US and China Use Blockchain to Trade Soybeans
A shipment of soybeans traveling from the US to China has become the first fully-fledged agricultural trade to utilize blockchain.
Blockchain Continues Its Newfound Influence
According to a report in The Business Times, the parties involved in the trade included Louis Dreyfus Co, Shandong Bohi Industry Co, ING, Societe Generale, and ABN Amro. The companies took advantage of blockchain to digitalize the sales contract, letter of credit, and certificates using the Easy Trading Connect (ETC) platform.
Blockchain is a distributed record of transactions that is maintained by a network of computers on the internet and first emerged with the introduction of Bitcoin.
This is not the first time blockchain has been used to trade goods, as the technology has been successfully deployed to trade in other markets such as oil.
Robert Serpollet, the global head of operations at Louis Dreyfus, expressed excitement about the trade stating, “We noticed very significant efficiency gains… far beyond what we expected.” Efficiency gains, he added, were a result of less time spent processing documents and data.
Louis Dreyfus Co acted as the seller in the transaction, while Bohi acted as the buyer. The exchange also involved teams from both parties participating on the blockchain, while banks issued and confirmed the letter of credit.
Russell Marine Group and Blue Water Shipping also contributed to the complex transaction by issuing all required certificates. The US Department of Agriculture (USDA) gave counsel and provided insight on how to incorporate phyto-sanitary certificates in the process.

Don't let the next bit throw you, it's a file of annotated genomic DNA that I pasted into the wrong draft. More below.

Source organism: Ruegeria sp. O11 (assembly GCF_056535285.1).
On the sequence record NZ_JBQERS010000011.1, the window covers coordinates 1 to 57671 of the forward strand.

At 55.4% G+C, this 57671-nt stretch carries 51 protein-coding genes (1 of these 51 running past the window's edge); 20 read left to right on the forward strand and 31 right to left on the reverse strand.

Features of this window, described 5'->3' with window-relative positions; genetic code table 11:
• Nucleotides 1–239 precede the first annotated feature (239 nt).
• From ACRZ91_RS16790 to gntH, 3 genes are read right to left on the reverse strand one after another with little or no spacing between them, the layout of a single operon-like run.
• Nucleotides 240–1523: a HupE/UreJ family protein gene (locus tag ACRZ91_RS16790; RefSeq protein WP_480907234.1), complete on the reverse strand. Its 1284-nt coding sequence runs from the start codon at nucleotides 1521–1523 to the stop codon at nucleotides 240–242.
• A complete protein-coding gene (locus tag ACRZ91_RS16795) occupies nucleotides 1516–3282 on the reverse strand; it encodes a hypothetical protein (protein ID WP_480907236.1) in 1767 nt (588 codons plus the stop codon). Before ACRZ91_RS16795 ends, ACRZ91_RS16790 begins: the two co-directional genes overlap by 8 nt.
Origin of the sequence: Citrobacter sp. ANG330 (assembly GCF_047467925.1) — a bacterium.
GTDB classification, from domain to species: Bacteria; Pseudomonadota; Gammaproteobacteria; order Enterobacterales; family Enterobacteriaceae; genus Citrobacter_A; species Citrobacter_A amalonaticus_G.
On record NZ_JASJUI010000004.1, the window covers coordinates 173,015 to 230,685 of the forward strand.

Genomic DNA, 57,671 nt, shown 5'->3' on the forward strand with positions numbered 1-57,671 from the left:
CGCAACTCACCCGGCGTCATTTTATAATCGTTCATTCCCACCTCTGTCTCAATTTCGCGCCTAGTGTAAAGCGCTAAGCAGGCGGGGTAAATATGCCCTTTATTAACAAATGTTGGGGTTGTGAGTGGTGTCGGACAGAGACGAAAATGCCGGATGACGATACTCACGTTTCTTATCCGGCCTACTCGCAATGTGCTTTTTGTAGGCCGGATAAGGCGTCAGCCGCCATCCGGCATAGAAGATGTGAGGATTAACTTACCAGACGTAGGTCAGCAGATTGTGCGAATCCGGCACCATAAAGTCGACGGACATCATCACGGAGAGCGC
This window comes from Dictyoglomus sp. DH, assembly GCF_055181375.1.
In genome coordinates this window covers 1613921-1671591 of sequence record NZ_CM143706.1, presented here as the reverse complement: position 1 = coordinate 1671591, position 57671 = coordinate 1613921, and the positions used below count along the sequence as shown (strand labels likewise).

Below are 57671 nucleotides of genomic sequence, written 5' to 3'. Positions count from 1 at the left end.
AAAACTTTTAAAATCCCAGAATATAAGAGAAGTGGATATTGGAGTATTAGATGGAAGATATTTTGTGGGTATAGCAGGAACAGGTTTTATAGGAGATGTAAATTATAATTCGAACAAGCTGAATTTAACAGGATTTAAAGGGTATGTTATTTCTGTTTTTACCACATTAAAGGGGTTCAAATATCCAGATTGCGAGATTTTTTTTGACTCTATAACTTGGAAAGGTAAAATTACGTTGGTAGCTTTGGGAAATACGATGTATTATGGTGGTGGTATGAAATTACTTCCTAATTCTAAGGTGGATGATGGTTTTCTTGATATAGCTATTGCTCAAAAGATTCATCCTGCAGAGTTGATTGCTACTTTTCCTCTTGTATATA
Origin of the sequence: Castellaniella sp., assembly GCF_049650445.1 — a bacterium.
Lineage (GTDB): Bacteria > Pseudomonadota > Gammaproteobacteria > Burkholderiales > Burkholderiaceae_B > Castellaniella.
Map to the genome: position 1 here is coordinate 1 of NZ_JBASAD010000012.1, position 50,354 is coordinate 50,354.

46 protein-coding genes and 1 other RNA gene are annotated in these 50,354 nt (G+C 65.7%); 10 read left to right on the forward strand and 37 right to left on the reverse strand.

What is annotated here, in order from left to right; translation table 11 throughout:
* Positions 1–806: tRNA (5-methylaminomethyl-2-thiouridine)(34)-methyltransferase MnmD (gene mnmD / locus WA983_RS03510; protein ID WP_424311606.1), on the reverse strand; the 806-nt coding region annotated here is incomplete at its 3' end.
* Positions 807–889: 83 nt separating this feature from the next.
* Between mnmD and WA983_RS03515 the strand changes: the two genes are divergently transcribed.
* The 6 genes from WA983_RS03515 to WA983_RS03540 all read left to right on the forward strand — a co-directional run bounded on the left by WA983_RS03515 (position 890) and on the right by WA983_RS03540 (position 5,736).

Banks just put 60,000 tonnes of soybean on the blockchain https://t.co/459z8lj0RG
— Jorge Sanchez (@JorgeSanchezIII) January 23, 2018
Officials Expect More Widespread Adoption
The results include streamlining cost and overall time the transaction takes, a benefit for any business.
Mr. van Vilet, a representative for ING, said, “This [cost saving] is key as we operate in a business that has high volumes and very low margins.”
“If not months, then in a year or two max, I think the world in this space will look quite different,” he continued, alluding to the recent interest in blockchain and the potential the technology has for widespread adoption.
News headlines have been teeming with stories involving financial institutions trying their hand at investing in cryptocurrencies and other projects, and it seems that we are getting closer to adopting the technology into our everyday lives. If businesses and this new technology are able to sync and work in harmony, the world will experience a new age of efficiency and be able to allocate resources more effectively.
Will we see more companies begin to use blockchain in day-to-day transactions? Will more efficient practices benefit consumers as well? Let us know what you think in the comments!
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